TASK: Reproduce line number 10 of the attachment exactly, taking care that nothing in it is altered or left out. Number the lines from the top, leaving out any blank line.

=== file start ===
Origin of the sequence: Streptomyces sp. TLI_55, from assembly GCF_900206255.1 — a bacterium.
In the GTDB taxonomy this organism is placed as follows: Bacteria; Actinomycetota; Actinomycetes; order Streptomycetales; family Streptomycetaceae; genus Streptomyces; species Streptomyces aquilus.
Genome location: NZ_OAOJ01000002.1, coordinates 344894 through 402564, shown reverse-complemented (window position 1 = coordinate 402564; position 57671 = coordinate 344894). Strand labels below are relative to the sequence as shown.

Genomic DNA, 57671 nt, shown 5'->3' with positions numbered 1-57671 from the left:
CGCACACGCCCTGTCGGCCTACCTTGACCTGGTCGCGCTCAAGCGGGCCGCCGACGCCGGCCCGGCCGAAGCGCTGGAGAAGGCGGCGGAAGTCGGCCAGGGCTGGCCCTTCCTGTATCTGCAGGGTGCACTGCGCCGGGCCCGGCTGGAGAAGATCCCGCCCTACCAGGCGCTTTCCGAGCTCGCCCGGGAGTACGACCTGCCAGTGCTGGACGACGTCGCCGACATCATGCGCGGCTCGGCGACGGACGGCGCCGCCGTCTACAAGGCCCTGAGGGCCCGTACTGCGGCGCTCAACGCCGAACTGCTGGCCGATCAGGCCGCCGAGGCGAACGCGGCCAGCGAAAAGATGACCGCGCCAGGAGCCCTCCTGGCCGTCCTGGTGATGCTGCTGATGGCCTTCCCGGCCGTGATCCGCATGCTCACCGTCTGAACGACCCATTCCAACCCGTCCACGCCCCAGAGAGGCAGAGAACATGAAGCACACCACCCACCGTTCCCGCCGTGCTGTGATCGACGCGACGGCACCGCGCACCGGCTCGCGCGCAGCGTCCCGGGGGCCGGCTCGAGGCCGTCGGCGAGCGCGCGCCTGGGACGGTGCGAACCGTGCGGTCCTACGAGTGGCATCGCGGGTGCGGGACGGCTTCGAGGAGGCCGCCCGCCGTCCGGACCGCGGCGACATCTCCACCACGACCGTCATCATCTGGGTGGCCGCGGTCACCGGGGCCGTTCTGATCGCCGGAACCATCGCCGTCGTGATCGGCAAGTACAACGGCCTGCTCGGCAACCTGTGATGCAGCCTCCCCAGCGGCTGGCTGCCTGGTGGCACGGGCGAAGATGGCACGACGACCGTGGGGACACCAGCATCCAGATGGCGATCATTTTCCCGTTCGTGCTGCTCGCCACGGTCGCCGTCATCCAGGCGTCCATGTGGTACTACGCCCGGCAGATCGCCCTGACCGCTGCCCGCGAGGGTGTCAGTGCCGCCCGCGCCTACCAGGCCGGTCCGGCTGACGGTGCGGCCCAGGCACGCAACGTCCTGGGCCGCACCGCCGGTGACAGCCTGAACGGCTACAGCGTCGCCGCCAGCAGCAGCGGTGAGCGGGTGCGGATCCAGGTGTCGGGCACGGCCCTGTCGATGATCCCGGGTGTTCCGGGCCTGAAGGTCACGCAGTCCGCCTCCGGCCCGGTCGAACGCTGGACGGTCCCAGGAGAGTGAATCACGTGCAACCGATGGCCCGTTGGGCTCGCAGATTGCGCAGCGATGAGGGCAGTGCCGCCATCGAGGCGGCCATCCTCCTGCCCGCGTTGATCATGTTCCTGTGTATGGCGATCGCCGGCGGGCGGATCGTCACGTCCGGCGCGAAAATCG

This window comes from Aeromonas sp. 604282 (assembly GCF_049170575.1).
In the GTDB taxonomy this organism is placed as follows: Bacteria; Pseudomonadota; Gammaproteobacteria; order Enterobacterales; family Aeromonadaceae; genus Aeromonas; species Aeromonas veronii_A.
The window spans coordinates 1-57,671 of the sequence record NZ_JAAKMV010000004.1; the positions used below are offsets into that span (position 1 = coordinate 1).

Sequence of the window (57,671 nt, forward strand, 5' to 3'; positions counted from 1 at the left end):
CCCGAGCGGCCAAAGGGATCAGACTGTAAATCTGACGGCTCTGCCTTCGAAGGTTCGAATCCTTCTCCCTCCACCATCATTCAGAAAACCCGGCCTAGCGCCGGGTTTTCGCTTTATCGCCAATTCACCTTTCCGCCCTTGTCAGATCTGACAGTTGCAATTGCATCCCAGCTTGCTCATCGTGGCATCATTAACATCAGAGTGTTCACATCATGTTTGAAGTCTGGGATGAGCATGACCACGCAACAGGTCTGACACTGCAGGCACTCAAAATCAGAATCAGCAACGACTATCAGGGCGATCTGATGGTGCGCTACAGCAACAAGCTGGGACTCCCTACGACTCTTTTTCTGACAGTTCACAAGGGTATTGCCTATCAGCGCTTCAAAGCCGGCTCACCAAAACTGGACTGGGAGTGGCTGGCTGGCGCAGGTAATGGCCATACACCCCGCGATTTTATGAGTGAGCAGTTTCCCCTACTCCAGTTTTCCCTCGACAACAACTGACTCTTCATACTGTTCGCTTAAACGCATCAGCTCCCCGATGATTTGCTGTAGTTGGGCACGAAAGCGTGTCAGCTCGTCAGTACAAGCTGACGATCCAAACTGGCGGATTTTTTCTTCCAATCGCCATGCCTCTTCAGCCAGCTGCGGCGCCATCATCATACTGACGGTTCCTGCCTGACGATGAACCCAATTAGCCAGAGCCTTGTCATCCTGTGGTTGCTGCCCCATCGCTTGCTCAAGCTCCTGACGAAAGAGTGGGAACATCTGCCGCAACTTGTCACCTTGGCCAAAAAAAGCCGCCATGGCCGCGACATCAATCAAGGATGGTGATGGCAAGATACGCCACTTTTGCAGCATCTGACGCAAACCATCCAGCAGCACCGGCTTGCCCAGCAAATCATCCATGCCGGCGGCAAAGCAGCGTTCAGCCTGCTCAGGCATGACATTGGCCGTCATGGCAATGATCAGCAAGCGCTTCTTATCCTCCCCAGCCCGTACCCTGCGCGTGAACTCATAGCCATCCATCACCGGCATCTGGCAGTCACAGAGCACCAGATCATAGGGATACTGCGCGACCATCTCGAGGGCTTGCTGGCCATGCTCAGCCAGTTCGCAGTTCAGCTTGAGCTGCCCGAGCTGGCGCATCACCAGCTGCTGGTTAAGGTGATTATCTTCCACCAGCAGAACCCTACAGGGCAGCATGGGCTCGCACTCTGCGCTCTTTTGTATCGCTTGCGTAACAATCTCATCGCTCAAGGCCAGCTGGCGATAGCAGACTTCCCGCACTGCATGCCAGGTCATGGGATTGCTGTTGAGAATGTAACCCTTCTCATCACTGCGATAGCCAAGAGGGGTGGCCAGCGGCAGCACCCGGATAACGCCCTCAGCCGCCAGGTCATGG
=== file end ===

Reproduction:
CCCGAGCGGCCAAAGGGATCAGACTGTAAATCTGACGGCTCTGCCTTCGAAGGTTCGAATCCTTCTCCCTCCACCATCATTCAGAAAACCCGGCCTAGCGCCGGGTTTTCGCTTTATCGCCAATTCACCTTTCCGCCCTTGTCAGATCTGACAGTTGCAATTGCATCCCAGCTTGCTCATCGTGGCATCATTAACATCAGAGTGTTCACATCATGTTTGAAGTCTGGGATGAGCATGACCACGCAACAGGTCTGACACTGCAGGCACTCAAAATCAGAATCAGCAACGACTATCAGGGCGATCTGATGGTGCGCTACAGCAACAAGCTGGGACTCCCTACGACTCTTTTTCTGACAGTTCACAAGGGTATTGCCTATCAGCGCTTCAAAGCCGGCTCACCAAAACTGGACTGGGAGTGGCTGGCTGGCGCAGGTAATGGCCATACACCCCGCGATTTTATGAGTGAGCAGTTTCCCCTACTCCAGTTTTCCCTCGACAACAACTGACTCTTCATACTGTTCGCTTAAACGCATCAGCTCCCCGATGATTTGCTGTAGTTGGGCACGAAAGCGTGTCAGCTCGTCAGTACAAGCTGACGATCCAAACTGGCGGATTTTTTCTTCCAATCGCCATGCCTCTTCAGCCAGCTGCGGCGCCATCATCATACTGACGGTTCCTGCCTGACGATGAACCCAATTAGCCAGAGCCTTGTCATCCTGTGGTTGCTGCCCCATCGCTTGCTCAAGCTCCTGACGAAAGAGTGGGAACATCTGCCGCAACTTGTCACCTTGGCCAAAAAAAGCCGCCATGGCCGCGACATCAATCAAGGATGGTGATGGCAAGATACGCCACTTTTGCAGCATCTGACGCAAACCATCCAGCAGCACCGGCTTGCCCAGCAAATCATCCATGCCGGCGGCAAAGCAGCGTTCAGCCTGCTCAGGCATGACATTGGCCGTCATGGCAATGATCAGCAAGCGCTTCTTATCCTCCCCAGCCCGTACCCTGCGCGTGAACTCATAGCCATCCATCACCGGCATCTGGCAGTCACAGAGCACCAGATCATAGGGATACTGCGCGACCATCTCGAGGGCTTGCTGGCCATGCTCAGCCAGTTCGCAGTTCAGCTTGAGCTGCCCGAGCTGGCGCATCACCAGCTGCTGGTTAAGGTGATTATCTTCCACCAGCAGAACCCTACAGGGCAGCATGGGCTCGCACTCTGCGCTCTTTTGTATCGCTTGCGTAACAATCTCATCGCTCAAGGCCAGCTGGCGATAGCAGACTTCCCGCACTGCATGCCAGGTCATGGGATTGCTGTTGAGAATGTAACCCTTCTCATCACTGCGATAGCCAAGAGGGGTGGCCAGCGGCAGCACCCGGATAACGCCCTCAGCCGCCAGGTCATGG